Freelancers face the same dilemma all the time — should you sign up for a freelance marketplace like Upwork or Fiverr, or make your own way by directly contacting business owners and offering your services?
Some freelance teachers swear by one approach. Some swear by the other.
I swear I will help you understand both approaches so you can make an informed decision.
Is the Upwork fee worth it?
Upwork will take 20% of your first $500 earned from a client, 10% from the next $9,500, and 5% for everything after that. When I do the math on my Upwork earnings, that’s a substantial amount.
So is it worth it? It depends on what your strengths are.
When you pay Upwork their fee you pay for the privilege of working with warm prospects instead of cold prospects.
To understand this and choose the best approach for you, we need to consider the pros and cons of each one.
Cold approach is hard
Have you ever tried selling a product or service to someone who isn’t explicitly shopping for that product or service?
If you have, you know just how challenging that is, and how much time it requires.
Let’s say you’re a WordPress developer. You are more likely to get hired if you contact ten people who posted an ad hiring WordPress developers than if you contact a hundred business owners with an offer to build a website for them.
First of all, they probably won’t even read your message. Second, they might not want a website. Third, they might not trust you — it’s exceedingly difficult to build trust through a cold approach. Fourth, even if they like your offer, they might decide to shop around for a better deal anyway.
You need to have solid marketing skills to ever get a foothold in the cold approach game.
Warm approach invites competition
Warm approach isn’t without its faults either. If you apply for a project on Upwork, you can bet that anywhere from 20 to 100 other people will apply to the same project.
If you’re a beginner, this is daunting — standing out from the crowd is tricky.
Cold approach helps you escape competition.
The conversion rate and time burden are certainly negatives of the cold approach, but if you’re confident in your marketing skills then putting in extra effort to avoid competition can be worthwhile.
When you write Upwork job applications, marketing skills are still important, but the game is far simpler — you only need to convince the client that you are the best candidate for their project. In contrast, when you cold-email business owners, you first have to convince them that they need to do a project in the first place.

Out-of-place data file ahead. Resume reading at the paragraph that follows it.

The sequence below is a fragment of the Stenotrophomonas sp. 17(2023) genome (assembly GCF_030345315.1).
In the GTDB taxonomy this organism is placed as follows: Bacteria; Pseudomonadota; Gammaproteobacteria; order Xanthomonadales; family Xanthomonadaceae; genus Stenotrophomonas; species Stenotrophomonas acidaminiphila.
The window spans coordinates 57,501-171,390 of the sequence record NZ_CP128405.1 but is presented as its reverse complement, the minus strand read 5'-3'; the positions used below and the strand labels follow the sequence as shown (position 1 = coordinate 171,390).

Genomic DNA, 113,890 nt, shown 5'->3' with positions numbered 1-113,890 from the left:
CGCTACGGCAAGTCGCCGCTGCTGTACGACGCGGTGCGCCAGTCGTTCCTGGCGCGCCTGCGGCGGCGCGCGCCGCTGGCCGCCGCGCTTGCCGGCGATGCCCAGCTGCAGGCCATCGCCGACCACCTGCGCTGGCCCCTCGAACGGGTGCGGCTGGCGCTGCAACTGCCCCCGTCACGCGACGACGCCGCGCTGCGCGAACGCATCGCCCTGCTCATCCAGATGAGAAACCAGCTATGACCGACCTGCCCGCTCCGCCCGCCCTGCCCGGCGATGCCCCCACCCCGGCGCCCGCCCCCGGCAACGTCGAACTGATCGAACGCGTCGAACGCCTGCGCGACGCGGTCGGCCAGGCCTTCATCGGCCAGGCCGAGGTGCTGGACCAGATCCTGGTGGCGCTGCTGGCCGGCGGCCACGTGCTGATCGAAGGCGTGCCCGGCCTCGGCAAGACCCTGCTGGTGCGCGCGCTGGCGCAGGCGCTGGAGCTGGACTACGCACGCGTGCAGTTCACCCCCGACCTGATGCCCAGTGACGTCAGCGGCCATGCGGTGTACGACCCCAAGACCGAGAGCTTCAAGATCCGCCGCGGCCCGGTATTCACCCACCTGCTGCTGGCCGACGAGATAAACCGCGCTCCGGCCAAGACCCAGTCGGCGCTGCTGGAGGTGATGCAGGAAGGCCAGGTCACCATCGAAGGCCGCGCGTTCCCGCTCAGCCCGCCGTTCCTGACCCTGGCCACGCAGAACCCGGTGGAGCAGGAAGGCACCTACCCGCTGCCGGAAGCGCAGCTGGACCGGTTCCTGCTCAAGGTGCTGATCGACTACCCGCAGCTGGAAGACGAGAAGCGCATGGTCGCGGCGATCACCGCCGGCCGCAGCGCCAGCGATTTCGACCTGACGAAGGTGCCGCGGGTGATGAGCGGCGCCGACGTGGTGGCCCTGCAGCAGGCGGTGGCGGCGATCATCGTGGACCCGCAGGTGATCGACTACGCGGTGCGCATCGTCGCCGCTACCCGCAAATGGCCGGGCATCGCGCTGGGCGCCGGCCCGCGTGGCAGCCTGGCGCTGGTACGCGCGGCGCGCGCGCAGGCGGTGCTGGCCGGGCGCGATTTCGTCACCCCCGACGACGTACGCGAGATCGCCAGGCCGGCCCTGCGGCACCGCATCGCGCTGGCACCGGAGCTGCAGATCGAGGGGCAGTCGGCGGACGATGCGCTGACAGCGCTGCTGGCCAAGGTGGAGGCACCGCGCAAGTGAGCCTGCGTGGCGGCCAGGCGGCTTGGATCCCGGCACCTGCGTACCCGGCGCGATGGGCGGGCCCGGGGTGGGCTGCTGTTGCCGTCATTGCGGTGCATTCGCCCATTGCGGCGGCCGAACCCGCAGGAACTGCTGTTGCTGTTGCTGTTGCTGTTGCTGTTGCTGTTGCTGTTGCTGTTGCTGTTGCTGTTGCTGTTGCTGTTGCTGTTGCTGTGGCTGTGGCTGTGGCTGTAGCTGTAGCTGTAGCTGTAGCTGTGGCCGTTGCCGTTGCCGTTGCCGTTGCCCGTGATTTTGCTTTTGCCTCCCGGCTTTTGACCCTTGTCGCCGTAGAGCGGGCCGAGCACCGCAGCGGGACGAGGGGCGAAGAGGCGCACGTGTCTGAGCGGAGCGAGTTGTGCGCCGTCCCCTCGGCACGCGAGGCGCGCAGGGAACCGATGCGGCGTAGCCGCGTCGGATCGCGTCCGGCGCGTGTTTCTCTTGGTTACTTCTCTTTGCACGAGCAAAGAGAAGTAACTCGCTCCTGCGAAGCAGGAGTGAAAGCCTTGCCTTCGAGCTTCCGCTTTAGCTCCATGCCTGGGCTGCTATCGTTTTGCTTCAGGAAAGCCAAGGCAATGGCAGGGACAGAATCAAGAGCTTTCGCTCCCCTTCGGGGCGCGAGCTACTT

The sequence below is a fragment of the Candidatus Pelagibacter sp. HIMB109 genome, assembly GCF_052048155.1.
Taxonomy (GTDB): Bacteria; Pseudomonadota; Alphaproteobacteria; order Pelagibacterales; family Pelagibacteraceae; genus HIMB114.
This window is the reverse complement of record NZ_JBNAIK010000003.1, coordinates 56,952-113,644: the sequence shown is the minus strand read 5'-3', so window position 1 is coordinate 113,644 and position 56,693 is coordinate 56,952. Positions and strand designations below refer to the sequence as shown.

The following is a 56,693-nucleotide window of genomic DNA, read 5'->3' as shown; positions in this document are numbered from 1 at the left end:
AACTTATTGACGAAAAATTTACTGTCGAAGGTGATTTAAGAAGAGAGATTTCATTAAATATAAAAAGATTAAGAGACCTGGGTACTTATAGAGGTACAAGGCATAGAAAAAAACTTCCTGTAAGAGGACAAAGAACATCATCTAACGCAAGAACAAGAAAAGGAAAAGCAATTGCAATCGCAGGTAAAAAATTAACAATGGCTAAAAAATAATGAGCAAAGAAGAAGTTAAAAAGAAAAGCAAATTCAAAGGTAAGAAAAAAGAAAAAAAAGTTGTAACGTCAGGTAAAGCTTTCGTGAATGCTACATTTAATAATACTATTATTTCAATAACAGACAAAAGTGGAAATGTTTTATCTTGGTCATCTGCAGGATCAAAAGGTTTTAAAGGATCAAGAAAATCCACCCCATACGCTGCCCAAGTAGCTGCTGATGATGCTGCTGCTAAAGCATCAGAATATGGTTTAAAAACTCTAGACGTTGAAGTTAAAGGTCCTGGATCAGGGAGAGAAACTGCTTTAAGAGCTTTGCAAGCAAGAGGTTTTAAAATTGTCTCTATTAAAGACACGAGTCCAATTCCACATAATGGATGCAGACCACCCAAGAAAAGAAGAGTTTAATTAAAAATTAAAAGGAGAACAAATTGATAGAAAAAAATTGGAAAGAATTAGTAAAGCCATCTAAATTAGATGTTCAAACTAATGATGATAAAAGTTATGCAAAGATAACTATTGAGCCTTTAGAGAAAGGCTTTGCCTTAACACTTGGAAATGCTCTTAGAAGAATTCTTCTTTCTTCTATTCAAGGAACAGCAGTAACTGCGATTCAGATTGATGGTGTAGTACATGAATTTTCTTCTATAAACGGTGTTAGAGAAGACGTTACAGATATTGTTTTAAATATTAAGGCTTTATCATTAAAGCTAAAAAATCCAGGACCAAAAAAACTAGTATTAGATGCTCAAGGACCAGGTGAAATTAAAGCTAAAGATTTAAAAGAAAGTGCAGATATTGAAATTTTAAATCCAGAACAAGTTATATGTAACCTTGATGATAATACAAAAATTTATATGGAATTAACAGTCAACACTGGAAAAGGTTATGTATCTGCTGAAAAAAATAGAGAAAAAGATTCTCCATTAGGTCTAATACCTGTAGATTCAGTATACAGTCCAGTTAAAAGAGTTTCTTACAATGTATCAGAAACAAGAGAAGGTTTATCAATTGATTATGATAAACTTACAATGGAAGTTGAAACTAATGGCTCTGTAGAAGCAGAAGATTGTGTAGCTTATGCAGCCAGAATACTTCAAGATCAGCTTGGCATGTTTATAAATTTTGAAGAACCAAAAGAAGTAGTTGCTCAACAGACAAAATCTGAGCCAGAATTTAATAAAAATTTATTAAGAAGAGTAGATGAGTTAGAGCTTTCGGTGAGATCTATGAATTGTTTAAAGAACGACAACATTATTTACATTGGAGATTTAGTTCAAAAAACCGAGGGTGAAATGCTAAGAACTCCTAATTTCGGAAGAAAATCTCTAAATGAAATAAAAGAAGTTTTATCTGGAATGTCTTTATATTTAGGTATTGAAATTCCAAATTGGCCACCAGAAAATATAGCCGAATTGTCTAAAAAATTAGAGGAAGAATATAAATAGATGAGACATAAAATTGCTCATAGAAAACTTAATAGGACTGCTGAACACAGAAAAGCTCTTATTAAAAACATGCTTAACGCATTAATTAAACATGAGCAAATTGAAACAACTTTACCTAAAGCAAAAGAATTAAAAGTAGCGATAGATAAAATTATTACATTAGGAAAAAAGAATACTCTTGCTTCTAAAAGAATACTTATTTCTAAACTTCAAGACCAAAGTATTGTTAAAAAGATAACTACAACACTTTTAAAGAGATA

Upwork has built-in validation
If you can get past the first stage on Upwork and fight through the competition to your first 3–5 projects, things begin to become exponentially easier.
About 80% of freelancers never reach this level on the platform.
Once you’ve done a couple of projects and received good reviews from a couple of clients, your Upwork profile becomes a guarantee of quality for every future prospect to see.
The value of a great Upwork profile doesn’t stop with Upwork. It serves as a guarantee of quality that you can share with prospects outside Upwork as well.
Even though I haven’t used the platform for a couple of years, my profile still serves me well.
Of course, you can create your own portfolio on your own website, and show testimonials from previous clients. But who trusts the testimonials on personal websites? Not me. And not most online business owners.
Cold approach will make you improve
If you have to do everything yourself, guess what happens? You get better at everything or you fail.
Make your portfolio beautiful. Make your website copy persuasive. Make your emails persuasive. Improve your one-on-one sales skills. Improve your prospecting skills. Improve your time management because you’re gonna need it.
It’s the more difficult path, but difficult paths have the redeeming quality of toughening you up.
There’s a third way
If you’re a fellow writer, you’ve probably been wondering about the elephant in the room.
Yes, there’s a third (and, arguably the best) way to attract clients, and that’s through creating content. It’s what I’ve been doing myself for a while, and with reasonable success. The reason I don’t talk about it in this article is that it takes a long time.
If you need clients today or next week or even next month, content creation is highly unlikely to help you. It takes a lot of time to build an audience, a reputation, and a social media presence.
Whatever your situation, I recommend creating content in addition to actively seeking clients.
Quality is your top priority
At the end of the day, whichever approach you use, the outcome will depend on how well you do it.
So practice, learn from feedback, improve, and remain consistent until you find what works for you.
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